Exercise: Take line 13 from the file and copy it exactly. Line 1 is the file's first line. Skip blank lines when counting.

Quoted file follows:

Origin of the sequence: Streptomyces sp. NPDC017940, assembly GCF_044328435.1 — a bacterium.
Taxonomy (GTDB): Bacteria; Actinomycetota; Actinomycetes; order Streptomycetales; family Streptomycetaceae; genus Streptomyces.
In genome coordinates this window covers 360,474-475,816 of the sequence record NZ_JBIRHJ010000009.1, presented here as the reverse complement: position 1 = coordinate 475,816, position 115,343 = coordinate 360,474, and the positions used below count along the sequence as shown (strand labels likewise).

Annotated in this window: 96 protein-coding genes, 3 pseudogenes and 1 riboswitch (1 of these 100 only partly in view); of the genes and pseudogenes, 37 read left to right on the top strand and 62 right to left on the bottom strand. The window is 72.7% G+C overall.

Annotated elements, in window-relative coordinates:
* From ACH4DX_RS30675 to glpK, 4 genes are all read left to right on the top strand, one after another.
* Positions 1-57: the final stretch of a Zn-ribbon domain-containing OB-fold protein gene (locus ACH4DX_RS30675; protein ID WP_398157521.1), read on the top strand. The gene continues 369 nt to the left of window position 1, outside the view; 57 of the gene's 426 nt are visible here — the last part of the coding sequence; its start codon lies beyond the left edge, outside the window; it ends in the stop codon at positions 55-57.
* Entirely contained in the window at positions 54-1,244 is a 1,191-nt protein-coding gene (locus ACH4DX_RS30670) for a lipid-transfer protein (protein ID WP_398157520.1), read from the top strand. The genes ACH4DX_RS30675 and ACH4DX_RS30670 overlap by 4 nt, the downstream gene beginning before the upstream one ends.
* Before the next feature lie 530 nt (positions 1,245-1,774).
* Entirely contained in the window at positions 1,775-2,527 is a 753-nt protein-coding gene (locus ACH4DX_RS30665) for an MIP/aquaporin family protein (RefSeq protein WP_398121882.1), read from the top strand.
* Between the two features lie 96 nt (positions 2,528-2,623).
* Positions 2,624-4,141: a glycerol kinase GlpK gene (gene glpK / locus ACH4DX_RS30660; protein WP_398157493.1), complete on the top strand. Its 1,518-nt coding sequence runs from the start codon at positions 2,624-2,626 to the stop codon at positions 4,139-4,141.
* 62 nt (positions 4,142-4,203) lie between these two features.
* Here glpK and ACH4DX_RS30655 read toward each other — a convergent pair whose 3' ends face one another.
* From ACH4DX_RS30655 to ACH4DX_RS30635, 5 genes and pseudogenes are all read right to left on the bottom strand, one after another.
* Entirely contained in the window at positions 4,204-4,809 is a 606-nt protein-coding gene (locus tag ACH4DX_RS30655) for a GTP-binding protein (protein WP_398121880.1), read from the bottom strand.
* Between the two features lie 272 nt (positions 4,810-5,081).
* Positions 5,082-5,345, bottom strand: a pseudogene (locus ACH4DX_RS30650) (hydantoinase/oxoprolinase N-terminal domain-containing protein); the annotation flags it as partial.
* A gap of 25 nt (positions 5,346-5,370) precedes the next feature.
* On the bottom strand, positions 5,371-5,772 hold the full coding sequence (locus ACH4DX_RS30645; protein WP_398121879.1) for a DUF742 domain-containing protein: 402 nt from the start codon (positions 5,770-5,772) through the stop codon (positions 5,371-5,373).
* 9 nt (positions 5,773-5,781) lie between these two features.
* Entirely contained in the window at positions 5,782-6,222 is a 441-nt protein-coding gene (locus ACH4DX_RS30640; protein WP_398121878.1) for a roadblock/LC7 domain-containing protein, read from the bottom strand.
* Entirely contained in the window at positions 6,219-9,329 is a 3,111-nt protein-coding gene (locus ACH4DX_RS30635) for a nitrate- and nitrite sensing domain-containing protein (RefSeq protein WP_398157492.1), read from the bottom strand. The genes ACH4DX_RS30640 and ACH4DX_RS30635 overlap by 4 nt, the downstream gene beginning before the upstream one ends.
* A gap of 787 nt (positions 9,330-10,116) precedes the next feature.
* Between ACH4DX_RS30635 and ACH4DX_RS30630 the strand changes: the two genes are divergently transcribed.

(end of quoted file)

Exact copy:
* 62 nt (positions 4,142-4,203) lie between these two features.